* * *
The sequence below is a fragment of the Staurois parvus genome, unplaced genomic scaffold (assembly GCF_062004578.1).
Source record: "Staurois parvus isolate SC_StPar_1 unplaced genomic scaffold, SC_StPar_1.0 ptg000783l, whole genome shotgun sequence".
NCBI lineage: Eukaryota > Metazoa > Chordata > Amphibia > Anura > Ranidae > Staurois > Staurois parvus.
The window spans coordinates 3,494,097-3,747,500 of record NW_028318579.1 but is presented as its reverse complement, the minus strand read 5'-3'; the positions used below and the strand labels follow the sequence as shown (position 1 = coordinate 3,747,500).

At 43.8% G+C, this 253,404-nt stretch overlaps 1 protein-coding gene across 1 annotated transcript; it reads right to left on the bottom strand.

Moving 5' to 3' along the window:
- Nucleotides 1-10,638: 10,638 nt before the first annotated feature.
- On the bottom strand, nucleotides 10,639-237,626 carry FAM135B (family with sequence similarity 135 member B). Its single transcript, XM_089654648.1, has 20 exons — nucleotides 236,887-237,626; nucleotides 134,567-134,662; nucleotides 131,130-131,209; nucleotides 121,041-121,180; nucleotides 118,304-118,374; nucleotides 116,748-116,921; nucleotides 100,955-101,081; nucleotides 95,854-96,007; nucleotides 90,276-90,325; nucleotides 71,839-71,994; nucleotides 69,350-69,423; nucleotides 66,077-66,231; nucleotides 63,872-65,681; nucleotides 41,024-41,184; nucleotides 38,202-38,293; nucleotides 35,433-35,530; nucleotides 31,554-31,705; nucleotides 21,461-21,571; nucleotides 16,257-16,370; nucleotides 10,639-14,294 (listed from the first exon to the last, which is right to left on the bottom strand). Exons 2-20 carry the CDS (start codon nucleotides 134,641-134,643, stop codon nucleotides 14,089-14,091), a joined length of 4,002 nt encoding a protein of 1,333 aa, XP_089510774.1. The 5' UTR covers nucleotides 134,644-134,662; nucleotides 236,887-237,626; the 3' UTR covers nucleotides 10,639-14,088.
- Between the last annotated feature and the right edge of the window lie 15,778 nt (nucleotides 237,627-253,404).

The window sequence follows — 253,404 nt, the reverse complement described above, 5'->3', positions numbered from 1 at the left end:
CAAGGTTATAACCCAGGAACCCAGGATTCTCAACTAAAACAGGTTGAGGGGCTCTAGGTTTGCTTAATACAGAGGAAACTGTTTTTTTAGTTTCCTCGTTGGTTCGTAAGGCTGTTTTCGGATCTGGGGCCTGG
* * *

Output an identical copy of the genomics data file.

The sequence below is a fragment of the Staurois parvus genome, unplaced genomic scaffold (assembly GCF_062004578.1).
Source record: "Staurois parvus isolate SC_StPar_1 unplaced genomic scaffold, SC_StPar_1.0 ptg000783l, whole genome shotgun sequence".
NCBI lineage: Eukaryota > Metazoa > Chordata > Amphibia > Anura > Ranidae > Staurois > Staurois parvus.
The window spans coordinates 3,494,097-3,747,500 of record NW_028318579.1 but is presented as its reverse complement, the minus strand read 5'-3'; the positions used below and the strand labels follow the sequence as shown (position 1 = coordinate 3,747,500).

At 43.8% G+C, this 253,404-nt stretch overlaps 1 protein-coding gene across 1 annotated transcript; it reads right to left on the bottom strand.

Moving 5' to 3' along the window:
- Nucleotides 1-10,638: 10,638 nt before the first annotated feature.
- On the bottom strand, nucleotides 10,639-237,626 carry FAM135B (family with sequence similarity 135 member B). Its single transcript, XM_089654648.1, has 20 exons — nucleotides 236,887-237,626; nucleotides 134,567-134,662; nucleotides 131,130-131,209; nucleotides 121,041-121,180; nucleotides 118,304-118,374; nucleotides 116,748-116,921; nucleotides 100,955-101,081; nucleotides 95,854-96,007; nucleotides 90,276-90,325; nucleotides 71,839-71,994; nucleotides 69,350-69,423; nucleotides 66,077-66,231; nucleotides 63,872-65,681; nucleotides 41,024-41,184; nucleotides 38,202-38,293; nucleotides 35,433-35,530; nucleotides 31,554-31,705; nucleotides 21,461-21,571; nucleotides 16,257-16,370; nucleotides 10,639-14,294 (listed from the first exon to the last, which is right to left on the bottom strand). Exons 2-20 carry the CDS (start codon nucleotides 134,641-134,643, stop codon nucleotides 14,089-14,091), a joined length of 4,002 nt encoding a protein of 1,333 aa, XP_089510774.1. The 5' UTR covers nucleotides 134,644-134,662; nucleotides 236,887-237,626; the 3' UTR covers nucleotides 10,639-14,088.
- Between the last annotated feature and the right edge of the window lie 15,778 nt (nucleotides 237,627-253,404).

The window sequence follows — 253,404 nt, the reverse complement described above, 5'->3', positions numbered from 1 at the left end:
CAAGGTTATAACCCAGGAACCCAGGATTCTCAACTAAAACAGGTTGAGGGGCTCTAGGTTTGCTTAATACAGAGGAAACTGTTTTTTTAGTTTCCTCGTTGGTTCGTAAGGCTGTTTTCGGATCTGGGGCCTGG